Monday, November 1, 2010

Families Together & Active

      The goal of the local parks and recreation department is to engage families in more exercise activities, and in order to do so I have been asked to put together a program to give families more options for physical activity and exercise. My focus will be on improving participants’ performance and increase positive attitudes toward physical activity for all members of the family. In order to do this, we want to give families the opportunity to engage in activities they enjoy while spending time together. The social aspect of exercise and performance play a big role in the outcome. There are three main types of social influence that have and affect on performance. Social facilitation deals with the influence of the presents of others on performance; social reinforcement occurs through evaluative comments and actions; and modeling is how we learn through observation (Gill & Williams, 2008).
      According to R. B. Zajonc's (1965) drive theory of social facilitation, the mere presence of others increases arousal and, thereby, the frequency of dominant responses. Our focus needs to be on increasing arousal for activity and exercise so that we have an improvement not only on performance, but also on their experience. In doing this, we need to create activities which are fun for families to participate in; perhaps even something they have never done before. Some of these activities will include rock climbing, water volleyball, kick boxing, and racquetball. We want to incorporate activities which families can work together to be successful while learning the values of teamwork and communication. Both of those qualities are important for families outside the exercise setting as well. Once the families have had the opportunity to learn and develop skills in different areas of physical activity, they will have the opportunity to compete against other families for prizes. For example, we would put together a water volleyball tournament to be held on a Saturday and families can come and compete, and also cheer on other families they have gotten to know throughout this experience.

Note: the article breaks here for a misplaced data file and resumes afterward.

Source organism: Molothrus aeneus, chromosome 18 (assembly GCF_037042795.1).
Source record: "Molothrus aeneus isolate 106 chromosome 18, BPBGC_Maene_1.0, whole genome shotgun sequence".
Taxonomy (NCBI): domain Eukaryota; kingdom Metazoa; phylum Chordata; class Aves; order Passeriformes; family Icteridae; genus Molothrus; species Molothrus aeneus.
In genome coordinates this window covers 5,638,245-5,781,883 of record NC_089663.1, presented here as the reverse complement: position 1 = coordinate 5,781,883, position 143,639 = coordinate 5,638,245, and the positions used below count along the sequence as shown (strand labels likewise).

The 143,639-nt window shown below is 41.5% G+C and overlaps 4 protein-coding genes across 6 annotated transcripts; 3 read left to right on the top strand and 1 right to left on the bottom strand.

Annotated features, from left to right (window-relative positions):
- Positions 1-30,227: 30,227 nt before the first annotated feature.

Social reinforcement consists of positive and negative evaluative comments and actions, such as verbal praise, criticism, and body language (Gill and Williams, 2008). Therefore, we need to teach and encourage families to give off the right kind of reinforcement toward their family members to enhance performance and their overall experience. This is especially important with children. Whether this is the child’s first experience with exercise, or they have been doing it for years, correct reinforcement is valuable. Although there is now a considerable literature on the effects of different social reinforcement procedures upon learning in children, it is not easy to discover if positive or negative reinforcement is more beneficial (Wright, 1968). However, in this program, positive reinforcement will be the primary focus. Parents and recreation personnel need to make sure they are using frequent and intense forms of reinforcement in order to positively affect the child’s performance.